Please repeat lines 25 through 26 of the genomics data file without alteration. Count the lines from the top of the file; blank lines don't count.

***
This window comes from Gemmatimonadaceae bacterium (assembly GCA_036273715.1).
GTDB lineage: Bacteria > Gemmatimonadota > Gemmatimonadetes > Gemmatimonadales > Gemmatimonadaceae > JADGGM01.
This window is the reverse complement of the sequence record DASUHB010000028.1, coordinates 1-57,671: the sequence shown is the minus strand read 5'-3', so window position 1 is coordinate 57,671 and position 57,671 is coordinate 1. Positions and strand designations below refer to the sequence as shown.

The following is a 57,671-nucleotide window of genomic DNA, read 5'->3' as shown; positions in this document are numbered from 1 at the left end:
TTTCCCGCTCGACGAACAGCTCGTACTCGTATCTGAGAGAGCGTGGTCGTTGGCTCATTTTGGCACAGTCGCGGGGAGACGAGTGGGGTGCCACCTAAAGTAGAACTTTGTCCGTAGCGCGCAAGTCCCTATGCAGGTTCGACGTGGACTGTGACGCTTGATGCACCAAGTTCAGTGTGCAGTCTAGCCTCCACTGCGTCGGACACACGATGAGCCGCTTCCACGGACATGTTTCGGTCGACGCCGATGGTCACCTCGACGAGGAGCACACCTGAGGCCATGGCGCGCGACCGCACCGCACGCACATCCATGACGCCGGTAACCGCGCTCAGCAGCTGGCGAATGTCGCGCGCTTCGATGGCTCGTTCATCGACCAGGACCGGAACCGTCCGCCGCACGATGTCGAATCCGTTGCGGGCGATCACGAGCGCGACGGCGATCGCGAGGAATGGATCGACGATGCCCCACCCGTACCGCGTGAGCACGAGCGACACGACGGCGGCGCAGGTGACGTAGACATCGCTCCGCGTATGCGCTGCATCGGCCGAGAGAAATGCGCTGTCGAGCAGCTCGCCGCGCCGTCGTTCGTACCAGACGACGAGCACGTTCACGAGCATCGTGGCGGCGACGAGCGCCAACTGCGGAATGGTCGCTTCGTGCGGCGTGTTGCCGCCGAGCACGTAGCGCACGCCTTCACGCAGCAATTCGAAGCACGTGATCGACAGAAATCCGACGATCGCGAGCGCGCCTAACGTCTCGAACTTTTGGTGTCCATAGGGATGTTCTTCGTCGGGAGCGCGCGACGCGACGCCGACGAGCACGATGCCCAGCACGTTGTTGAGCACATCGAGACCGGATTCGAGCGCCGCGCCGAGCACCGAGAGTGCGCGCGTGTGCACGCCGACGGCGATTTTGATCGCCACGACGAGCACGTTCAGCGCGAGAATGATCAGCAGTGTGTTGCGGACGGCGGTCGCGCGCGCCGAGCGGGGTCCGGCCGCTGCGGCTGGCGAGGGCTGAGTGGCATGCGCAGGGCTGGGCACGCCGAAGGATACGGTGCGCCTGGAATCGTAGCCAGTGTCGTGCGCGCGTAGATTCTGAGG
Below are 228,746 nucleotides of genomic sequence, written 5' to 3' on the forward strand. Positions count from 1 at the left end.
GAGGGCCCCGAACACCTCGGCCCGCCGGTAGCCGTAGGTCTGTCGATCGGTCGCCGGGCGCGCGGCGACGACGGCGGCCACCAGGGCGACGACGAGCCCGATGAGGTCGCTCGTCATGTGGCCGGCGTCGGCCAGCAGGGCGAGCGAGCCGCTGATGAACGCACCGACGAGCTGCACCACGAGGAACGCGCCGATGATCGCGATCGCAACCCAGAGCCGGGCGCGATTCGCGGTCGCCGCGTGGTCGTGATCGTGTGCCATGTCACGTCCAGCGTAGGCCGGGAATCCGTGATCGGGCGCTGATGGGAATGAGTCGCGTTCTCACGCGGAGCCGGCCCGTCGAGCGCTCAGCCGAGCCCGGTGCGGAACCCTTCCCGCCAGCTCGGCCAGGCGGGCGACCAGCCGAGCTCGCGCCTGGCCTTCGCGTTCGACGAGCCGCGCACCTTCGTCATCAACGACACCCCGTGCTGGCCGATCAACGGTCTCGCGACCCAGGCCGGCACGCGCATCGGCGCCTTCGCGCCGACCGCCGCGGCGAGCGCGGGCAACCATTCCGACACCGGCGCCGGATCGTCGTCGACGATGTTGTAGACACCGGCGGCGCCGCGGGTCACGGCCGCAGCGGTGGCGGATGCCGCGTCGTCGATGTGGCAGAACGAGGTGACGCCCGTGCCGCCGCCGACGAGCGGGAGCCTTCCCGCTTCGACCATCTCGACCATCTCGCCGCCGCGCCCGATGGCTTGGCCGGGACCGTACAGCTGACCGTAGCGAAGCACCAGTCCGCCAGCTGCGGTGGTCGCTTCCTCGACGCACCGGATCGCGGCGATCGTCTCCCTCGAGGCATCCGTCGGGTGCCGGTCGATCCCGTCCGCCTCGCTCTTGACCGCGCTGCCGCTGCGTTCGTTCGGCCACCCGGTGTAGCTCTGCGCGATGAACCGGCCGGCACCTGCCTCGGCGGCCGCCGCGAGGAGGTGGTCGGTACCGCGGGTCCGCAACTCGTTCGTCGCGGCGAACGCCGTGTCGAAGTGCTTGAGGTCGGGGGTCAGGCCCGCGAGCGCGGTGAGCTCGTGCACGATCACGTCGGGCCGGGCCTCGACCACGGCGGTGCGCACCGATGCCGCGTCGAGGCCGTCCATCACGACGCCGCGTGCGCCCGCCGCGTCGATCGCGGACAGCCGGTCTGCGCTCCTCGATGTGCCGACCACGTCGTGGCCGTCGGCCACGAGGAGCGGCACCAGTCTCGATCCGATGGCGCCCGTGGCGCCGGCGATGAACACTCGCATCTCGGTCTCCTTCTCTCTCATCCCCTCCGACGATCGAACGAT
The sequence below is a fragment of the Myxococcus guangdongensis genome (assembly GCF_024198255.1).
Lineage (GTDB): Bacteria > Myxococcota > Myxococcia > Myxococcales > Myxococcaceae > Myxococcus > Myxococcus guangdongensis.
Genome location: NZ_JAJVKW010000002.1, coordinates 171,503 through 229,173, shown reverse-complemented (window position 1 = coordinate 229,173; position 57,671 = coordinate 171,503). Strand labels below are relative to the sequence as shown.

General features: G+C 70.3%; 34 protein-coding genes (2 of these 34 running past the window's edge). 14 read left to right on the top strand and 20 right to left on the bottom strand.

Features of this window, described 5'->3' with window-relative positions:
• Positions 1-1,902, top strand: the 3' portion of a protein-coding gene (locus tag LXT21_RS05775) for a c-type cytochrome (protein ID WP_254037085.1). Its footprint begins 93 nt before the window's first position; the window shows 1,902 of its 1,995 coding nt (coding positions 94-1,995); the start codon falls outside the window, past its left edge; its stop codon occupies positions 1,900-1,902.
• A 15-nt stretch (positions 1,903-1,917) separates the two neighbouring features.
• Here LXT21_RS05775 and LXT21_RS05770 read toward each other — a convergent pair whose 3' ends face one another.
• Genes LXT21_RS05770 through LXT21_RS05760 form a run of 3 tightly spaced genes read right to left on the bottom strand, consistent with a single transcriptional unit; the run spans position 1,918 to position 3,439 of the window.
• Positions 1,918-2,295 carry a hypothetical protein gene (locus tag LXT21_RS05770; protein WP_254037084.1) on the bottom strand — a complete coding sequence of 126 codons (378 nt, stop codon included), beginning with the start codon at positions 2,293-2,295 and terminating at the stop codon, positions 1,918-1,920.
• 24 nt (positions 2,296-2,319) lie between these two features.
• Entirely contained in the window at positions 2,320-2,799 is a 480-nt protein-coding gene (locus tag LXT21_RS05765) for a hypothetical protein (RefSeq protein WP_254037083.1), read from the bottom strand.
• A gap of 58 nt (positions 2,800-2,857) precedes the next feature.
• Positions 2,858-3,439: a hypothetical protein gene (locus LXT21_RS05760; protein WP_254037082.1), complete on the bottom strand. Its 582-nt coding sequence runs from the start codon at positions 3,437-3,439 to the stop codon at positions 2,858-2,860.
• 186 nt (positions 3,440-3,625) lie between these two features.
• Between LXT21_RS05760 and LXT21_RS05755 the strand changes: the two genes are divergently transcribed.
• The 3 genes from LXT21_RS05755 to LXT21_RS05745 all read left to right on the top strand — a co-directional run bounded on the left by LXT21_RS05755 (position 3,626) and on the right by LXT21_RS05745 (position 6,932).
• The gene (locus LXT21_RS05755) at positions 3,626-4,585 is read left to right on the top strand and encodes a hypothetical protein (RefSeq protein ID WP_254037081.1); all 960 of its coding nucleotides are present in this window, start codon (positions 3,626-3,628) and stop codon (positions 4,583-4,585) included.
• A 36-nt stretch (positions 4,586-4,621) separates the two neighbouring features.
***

• The gene (locus LXT21_RS05755) at positions 3,626-4,585 is read left to right on the top strand and encodes a hypothetical protein (RefSeq protein ID WP_254037081.1); all 960 of its coding nucleotides are present in this window, start codon (positions 3,626-3,628) and stop codon (positions 4,583-4,585) included.
• A 36-nt stretch (positions 4,586-4,621) separates the two neighbouring features.